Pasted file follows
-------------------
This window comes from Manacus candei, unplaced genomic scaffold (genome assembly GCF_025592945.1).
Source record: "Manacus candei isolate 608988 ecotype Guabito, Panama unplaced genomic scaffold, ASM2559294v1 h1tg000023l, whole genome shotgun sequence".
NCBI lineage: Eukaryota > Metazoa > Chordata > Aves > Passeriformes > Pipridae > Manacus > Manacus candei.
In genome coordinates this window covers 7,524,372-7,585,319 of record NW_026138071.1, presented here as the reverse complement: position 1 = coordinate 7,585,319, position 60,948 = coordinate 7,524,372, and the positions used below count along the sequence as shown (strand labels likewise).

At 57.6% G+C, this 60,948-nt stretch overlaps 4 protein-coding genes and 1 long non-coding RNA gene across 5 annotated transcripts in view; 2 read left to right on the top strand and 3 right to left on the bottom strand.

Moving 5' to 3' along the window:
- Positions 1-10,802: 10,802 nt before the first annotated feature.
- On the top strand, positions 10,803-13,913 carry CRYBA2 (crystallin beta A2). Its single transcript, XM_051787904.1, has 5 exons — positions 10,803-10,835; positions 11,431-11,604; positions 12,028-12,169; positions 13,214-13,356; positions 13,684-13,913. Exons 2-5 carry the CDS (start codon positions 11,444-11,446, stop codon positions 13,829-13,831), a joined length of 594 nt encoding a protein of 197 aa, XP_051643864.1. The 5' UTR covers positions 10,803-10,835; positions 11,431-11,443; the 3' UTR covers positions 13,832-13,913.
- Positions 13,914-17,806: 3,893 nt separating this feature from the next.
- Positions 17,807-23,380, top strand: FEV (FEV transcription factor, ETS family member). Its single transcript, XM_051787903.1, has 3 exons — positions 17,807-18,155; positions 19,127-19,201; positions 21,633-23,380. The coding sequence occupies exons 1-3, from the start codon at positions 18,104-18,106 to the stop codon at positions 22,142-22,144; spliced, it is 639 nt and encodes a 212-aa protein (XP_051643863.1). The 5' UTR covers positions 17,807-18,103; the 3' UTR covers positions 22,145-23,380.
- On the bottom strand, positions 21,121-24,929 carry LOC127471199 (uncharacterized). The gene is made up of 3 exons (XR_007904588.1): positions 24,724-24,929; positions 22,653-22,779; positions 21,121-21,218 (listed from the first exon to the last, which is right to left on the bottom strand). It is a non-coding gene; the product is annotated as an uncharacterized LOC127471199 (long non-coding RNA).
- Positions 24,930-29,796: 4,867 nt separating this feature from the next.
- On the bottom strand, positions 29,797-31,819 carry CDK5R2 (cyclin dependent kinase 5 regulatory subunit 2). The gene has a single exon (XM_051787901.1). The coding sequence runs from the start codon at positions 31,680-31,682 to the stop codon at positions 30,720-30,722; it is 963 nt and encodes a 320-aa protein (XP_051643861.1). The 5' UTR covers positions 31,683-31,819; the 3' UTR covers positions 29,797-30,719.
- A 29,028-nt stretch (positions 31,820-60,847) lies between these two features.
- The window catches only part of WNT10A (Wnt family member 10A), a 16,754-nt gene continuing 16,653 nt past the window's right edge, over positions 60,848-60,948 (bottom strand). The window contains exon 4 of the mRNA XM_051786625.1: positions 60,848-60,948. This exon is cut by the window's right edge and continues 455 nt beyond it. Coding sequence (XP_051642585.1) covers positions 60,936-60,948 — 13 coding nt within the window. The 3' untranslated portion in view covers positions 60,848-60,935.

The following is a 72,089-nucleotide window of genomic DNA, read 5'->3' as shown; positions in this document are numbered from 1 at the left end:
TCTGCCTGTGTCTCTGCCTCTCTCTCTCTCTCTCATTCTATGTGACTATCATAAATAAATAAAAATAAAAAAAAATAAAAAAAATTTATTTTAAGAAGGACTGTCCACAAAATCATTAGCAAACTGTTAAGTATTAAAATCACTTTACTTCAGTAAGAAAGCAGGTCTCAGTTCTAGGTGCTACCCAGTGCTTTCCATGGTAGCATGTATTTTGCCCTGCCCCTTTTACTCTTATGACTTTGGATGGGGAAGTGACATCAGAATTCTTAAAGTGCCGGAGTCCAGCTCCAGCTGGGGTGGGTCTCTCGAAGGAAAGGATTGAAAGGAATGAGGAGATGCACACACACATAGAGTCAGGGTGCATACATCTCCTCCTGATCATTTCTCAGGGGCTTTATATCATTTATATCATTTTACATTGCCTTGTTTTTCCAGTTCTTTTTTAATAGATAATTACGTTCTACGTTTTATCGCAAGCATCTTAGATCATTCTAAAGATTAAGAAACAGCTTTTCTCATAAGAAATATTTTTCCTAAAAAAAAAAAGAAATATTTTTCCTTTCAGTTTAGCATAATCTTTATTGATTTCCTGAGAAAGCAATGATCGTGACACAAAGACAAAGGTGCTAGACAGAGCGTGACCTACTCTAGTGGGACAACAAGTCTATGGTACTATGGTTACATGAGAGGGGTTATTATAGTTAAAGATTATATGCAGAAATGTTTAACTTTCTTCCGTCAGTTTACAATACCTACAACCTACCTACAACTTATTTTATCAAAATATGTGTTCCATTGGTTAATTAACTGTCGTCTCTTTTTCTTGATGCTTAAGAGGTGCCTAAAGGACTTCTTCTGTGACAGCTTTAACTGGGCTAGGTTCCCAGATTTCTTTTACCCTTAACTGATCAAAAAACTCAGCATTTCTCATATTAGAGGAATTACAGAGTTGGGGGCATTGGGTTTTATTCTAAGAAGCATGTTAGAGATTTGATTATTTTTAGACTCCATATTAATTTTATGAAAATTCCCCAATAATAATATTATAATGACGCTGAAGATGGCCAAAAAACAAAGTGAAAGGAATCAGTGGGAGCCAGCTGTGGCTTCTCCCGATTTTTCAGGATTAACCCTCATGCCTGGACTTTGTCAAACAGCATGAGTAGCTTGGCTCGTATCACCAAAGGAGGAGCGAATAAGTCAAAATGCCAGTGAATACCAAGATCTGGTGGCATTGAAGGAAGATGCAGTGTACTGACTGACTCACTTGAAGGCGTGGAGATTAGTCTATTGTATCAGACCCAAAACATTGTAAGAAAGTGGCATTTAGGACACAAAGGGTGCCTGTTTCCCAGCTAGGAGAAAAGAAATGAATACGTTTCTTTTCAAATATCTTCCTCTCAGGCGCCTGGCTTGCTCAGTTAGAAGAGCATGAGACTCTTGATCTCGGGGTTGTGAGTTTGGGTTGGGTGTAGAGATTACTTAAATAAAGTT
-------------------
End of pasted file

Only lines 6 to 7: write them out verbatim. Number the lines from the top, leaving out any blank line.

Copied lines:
Moving 5' to 3' along the window:
- Positions 1-10,802: 10,802 nt before the first annotated feature.